Meditations given by the Rev, Bede Jarrett, O.P., during the Novena preached in the Church of Our Lady of Lourdes in preparation for the celebration of the Seventy-fifth Anniversary of the Apparitions at Lourdes, February 2nd - February 10th, 1933
"Our life, our sweetness, our hope!” Not merely should we come devoutly to the sacraments. Ah, no people perhaps, are as devout as you are here. You crowd in your hundreds of the sacraments, but is that life of itself? Holding by her, you can make your sacramental life true and rich. There will be no danger of mere routine in your sacramental devotion; there will be no danger of mere human respect and of dependence on other people’s judgment; not if you hold by her and keep the thought of her by you when you come to the Communion rail. If we think of her love of Him and her faith in Him, then is our own faith in Him and love made sure. Do I really believe? That is the thought that sometimes comes, perhaps, to every one. Do I really believe? Do I believe, really, in the Blessed Sacrament ? Do I really believe that this is God’s world? that God is in charge of everything; that all that happens really comes because God lets it happen, and that God is really kind and loving when He lets all these dreadful things happen in our world? If we hold by her we shall believe. Just think of her life and what she had to live through and how she still believed in God, believed in Him as she stood on Calvary. There was a God over her who could, but did not, interfere. A God? Her faith in Him saved her from growing bitter, or from crying out against God allowing such misery. Her faith, her hope were perfectly secure.
And so for us, too, prayer to her can lift us above these troubles. That is the business of prayer. We do not pray to Our Lady to call attention to ourselves, to call her attention to us. We do not say our rosary in order that we may remind her that we exist. What we say our rosary for is to remind ourselves that she exists. Prayer is lifting up, not pulling down. It is not pulling God down to my will; it is lifting my will up to God, — that is prayer. It is not to make God agree with me, but to make me agree with God’s dealings with me.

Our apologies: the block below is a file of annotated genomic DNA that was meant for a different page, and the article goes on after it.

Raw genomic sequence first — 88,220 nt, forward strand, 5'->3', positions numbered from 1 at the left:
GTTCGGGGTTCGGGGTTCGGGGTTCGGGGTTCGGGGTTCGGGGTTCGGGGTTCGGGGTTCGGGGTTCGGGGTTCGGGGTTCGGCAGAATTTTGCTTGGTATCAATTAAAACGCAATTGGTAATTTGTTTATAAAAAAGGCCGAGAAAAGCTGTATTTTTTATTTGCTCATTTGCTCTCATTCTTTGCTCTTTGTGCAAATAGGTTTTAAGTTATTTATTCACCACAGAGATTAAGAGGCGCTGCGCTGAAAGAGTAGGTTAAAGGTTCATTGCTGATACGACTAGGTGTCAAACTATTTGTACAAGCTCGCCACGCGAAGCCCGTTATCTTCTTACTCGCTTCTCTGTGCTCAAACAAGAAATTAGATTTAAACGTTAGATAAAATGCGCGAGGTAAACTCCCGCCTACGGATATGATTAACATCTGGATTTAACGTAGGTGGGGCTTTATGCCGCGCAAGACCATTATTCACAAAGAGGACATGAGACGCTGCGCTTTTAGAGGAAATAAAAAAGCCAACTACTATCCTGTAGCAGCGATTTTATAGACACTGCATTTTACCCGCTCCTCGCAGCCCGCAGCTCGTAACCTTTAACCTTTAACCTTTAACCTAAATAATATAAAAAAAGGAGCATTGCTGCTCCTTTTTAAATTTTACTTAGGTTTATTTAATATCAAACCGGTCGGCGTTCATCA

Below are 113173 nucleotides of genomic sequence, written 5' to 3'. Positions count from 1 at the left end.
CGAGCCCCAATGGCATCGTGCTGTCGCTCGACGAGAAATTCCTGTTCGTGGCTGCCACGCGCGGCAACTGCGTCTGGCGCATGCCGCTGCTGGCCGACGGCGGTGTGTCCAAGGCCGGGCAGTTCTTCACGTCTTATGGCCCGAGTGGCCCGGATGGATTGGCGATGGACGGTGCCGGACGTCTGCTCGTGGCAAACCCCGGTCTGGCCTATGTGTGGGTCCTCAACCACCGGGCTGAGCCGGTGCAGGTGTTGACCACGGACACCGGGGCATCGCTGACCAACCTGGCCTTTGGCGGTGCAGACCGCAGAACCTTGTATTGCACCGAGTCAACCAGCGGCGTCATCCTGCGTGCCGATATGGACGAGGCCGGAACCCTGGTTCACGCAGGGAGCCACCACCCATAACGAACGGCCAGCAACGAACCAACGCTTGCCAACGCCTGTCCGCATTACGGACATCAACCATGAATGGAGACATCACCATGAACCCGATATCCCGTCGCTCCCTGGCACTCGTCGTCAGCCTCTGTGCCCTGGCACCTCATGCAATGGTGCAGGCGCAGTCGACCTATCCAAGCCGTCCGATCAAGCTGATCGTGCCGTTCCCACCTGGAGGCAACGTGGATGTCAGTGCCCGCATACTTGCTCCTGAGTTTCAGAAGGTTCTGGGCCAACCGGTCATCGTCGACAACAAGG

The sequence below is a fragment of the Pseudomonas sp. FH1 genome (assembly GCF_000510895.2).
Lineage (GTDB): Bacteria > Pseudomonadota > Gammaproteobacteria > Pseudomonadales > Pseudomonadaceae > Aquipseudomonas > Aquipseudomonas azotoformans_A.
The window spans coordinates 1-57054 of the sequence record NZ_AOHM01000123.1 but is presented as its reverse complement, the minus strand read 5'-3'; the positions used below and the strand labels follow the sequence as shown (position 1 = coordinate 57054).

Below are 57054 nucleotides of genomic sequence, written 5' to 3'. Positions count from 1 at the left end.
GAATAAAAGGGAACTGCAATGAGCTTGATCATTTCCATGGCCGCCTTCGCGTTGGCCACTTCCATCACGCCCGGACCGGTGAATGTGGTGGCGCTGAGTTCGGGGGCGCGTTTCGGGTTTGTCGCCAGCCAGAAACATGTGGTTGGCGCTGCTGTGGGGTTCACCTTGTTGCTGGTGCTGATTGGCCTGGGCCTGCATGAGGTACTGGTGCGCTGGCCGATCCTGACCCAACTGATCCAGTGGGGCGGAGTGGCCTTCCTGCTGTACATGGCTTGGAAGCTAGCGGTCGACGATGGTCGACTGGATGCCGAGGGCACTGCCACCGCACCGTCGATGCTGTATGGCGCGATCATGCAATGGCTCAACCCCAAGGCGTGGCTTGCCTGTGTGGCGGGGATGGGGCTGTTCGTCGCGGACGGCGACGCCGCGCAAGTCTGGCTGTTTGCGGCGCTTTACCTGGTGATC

When Our Lady appeared to Bernadette she held her rosary in her fingers. She did not say the rosary. She did not pray to herself. But through her fingers passed all the rosaries said by all souls the world over, passed through her fingers to her Son. And as you say your rosary in her grotto, while you look at her you see life as it is, its joys and its sorrows and the glories that come at last; you see life real, stark — not just a Mother playing with her Child and the whole world full of happiness and joy, you see the Mother losing the Child in life, you see her losing Him in death. You see Him emptied of God, apparently. You see life real, but you see it with a hope beyond itself. You see that behind sorrow comes happiness again. Life begins in happiness and it ends in glory. The sorrows fall between. The rosary is the prayer of Lourdes, the prayer of healing, because it shows you someone who was not healed; because it shows you sorrow that was not staunched by miracle, sorrow that was carried to the grave. Prayer, prayer gives our life its value. We speak of her as "our life, our sweetness and our hope.” If we pray to her and try and think what her life was like, it helps us also to see life as it really is; not as it appears, but as it really is; that is God’s power over it; God’s power in everything that comes. "May it be done unto me according to Thy word.” That is her prayer. Keep it. Say it to yourselves. That will tide you through every crisis.